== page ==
The Solyndra Debacle

“Ninety percent of the politicians give the other ten percent a bad reputation” – Henry Kissinger

The big headline news-splash this week is the Solyndra bankruptcy. (There are thousands of stories out there, but I think the best treatment was by John Stewart – check out the video, it’s very good.) Naturally, I have thoughts.

Why is this such a big deal? …

I think Kissinger had it right. Somebody paid tons of lobbying money into a candidates coffers, the candidates then funnel public money to those donors, and this is a scandal? Of course it’s criminal. Of course it is a fundamental violation. Of course it is evil and immoral and untenable. But if you’re going to make a deal out of this then you need to can 90% of congress (and maybe we should).

Microcosm of crony capitalism …

This points to the main issue I have with crony capitalism. At some point, rational businessmen come to the realization that there is a larger profit in bribing politicians than producing a good product – so that’s what they do. Who here has betrayed the public trust? Who has betrayed morality? It is not the businessman. He has merely played the hand he was dealt. It is the government itself.

If the government was not in the business of picking and choosing the winners and losers of the economic spectrum, then this nonsense would not happen. They only bribe politicians because politicians have shown they are quite willing to usurp any and all authority over the public – and are thus willing to tell individuals they must buy this or that product and give patronage to this or that business.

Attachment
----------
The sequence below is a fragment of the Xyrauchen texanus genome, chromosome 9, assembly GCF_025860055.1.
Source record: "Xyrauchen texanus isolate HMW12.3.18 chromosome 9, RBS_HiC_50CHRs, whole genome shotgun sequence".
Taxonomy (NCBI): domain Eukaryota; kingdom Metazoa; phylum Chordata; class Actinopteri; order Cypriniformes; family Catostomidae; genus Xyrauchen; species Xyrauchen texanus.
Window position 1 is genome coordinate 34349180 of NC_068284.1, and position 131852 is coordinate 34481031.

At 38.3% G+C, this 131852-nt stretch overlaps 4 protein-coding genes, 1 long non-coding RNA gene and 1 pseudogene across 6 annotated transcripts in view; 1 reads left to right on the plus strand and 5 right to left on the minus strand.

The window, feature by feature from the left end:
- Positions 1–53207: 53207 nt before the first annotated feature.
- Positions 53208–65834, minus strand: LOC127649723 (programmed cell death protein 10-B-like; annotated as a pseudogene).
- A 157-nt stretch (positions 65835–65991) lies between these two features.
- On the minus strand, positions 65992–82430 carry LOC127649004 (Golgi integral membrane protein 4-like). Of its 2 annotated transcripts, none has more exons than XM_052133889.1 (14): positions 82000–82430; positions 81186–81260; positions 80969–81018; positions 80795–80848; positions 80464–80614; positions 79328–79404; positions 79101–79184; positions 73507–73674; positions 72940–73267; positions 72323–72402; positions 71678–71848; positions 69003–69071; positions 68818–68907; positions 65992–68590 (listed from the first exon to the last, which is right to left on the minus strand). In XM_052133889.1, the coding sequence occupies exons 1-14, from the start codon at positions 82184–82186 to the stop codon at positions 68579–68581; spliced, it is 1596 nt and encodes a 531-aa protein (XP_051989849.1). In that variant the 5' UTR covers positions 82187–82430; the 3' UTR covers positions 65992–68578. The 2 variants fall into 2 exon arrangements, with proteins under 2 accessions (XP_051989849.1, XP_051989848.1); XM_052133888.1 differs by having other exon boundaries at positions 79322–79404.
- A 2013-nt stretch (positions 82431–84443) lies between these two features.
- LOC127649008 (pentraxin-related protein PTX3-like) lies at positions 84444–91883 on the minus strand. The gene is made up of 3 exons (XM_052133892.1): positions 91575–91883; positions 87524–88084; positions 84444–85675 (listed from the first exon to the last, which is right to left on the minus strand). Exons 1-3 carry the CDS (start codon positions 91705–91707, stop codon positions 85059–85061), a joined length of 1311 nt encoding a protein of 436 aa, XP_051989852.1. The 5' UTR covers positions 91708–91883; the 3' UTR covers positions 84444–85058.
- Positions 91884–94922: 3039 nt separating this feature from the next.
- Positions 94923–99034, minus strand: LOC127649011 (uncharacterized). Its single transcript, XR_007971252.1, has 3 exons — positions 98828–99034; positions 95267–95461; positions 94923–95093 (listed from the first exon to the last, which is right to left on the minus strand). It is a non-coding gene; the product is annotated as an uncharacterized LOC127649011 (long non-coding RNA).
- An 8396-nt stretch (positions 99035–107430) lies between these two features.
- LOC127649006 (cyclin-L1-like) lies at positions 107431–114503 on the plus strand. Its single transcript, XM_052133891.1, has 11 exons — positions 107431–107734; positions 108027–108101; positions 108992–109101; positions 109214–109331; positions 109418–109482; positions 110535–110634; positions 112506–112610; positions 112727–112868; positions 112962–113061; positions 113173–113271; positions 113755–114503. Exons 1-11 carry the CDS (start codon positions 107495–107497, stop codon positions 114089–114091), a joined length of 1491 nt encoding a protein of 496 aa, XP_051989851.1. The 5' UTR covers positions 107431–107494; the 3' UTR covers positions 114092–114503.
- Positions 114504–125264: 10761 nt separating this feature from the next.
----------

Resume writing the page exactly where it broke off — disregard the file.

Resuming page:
It is a probabilistic certainty …

This is the problem that governments run into when they do just about anything. There is bound to be one case out there where the government did something and it blew up spectacularly in their face.

For instance, there are those on the Libertarian side who favor releasing all non-violent drug offenders. But if the government did that (and there are thousands upon thousands incarcerated) then almost surely there would be one character that went on to commit a violent crime. That crime would be laid at the feet of the federal government (or whoever was responsible for the release). “If you hadn’t cut thousands and thousands of non-violent drug offenders loose then this crime would not have happened.”

Similarly, the politicians open themselves up to this type of accusation by offering public loans to political donors. If one of them collapses (and they almost surely will) the politicians will rightly pay the penalty. The only way out is to stop offering public-secured loans for private industry. Let the free market be free.

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